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Pork Farm Wins Suit Dismissal

June 15, 2005|Erica Williams | Times Staff Writer

A Los Angeles judge Tuesday dismissed a lawsuit brought by an animal rights group that accused a Central Valley farm of mistreating pregnant pigs, saying a ballot measure passed last year rendered the case invalid.

Farm Sanctuary, which operates a shelter for rescued farm animals in Orland, Calif., sought to force Corcpork Inc. of Corcoran to stop housing its 9,000 pregnant sows in individual metal stalls barely larger than the pigs. The group hoped to apply a provision of the state's anti-cruelty statute, which makes it a misdemeanor to deprive an animal confined in an enclosed space of "an adequate exercise area."

But Superior Court Judge Joanne O'Donnell said the New York-based group was barred from suing the farm by Proposition 64, which set curbs on lawsuits against businesses. The measure contained no exception for pending cases, she said.

"We said from the outset we didn't believe the law allowed for this type of case, and the judge agreed," Corcpork spokesman Steve Duchesne said.

Gene Bauston, president of Farm Sanctuary, said it was considering an appeal. "We do believe it's clear that the animals at Corcpork are not allowed to exercise, and that is a clear violation of California law," he said.

In the months since Proposition 64 passed, businesses have attempted to use it to scuttle pending lawsuits targeting corporate behavior. The measure bans private parties from suing a business unless they were harmed personally and financially by the alleged misconduct.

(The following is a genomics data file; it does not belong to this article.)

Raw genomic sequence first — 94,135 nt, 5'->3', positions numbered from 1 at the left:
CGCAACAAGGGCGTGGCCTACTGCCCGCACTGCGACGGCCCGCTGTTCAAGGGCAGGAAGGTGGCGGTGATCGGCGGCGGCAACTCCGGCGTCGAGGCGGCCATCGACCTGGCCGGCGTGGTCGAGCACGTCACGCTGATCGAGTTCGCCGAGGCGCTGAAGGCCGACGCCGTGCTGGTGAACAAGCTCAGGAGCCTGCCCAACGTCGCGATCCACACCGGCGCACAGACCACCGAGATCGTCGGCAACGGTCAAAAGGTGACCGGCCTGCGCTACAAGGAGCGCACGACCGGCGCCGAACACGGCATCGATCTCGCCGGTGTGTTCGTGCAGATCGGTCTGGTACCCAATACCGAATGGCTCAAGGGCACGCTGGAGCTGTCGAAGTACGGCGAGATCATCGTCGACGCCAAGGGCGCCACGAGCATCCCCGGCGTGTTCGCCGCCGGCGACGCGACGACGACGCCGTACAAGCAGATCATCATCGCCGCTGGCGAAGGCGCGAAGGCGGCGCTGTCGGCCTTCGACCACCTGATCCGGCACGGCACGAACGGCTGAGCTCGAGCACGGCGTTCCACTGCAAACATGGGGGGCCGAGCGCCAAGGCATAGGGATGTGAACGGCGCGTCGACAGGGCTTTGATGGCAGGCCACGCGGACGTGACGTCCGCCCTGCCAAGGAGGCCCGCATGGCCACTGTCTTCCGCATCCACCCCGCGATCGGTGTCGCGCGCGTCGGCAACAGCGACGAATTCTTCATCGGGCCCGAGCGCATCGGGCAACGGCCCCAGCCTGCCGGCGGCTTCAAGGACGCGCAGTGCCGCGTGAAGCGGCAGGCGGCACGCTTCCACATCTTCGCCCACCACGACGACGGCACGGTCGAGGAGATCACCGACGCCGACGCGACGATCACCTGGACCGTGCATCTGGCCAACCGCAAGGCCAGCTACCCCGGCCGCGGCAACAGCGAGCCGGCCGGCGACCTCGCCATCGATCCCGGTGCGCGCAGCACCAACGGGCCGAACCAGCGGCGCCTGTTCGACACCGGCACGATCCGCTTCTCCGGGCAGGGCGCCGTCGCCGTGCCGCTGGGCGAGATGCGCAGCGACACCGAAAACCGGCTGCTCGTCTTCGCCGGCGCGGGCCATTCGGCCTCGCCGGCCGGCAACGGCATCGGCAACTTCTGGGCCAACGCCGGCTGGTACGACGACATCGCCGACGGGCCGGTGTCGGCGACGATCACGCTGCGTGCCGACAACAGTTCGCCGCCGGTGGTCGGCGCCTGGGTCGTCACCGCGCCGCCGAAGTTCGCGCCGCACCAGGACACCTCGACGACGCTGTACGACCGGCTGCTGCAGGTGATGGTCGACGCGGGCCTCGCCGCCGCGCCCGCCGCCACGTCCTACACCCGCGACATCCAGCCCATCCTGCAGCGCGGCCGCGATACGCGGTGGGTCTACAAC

Activists have argued that Proposition 64 was meant to block future suits and shouldn't be applied retroactively.

Courts have issued conflicting opinions on the matter, and the California Supreme Court said in April that it would review several cases in an effort to resolve the question.

Taimie Bryant, who teaches a course in animal protection law at UCLA School of Law, expressed concern that broad rulings such as O'Donnell's could bar lawsuits in the public interest such as those involving civil rights and worker safety laws -- something voters may not have intended.

"This isn't just a case about the gestation crates [individual stalls]," Bryant said. "This is a case about ... the ability of the public to bring forward litigation in the public interest against business practices that cause harm to public values."

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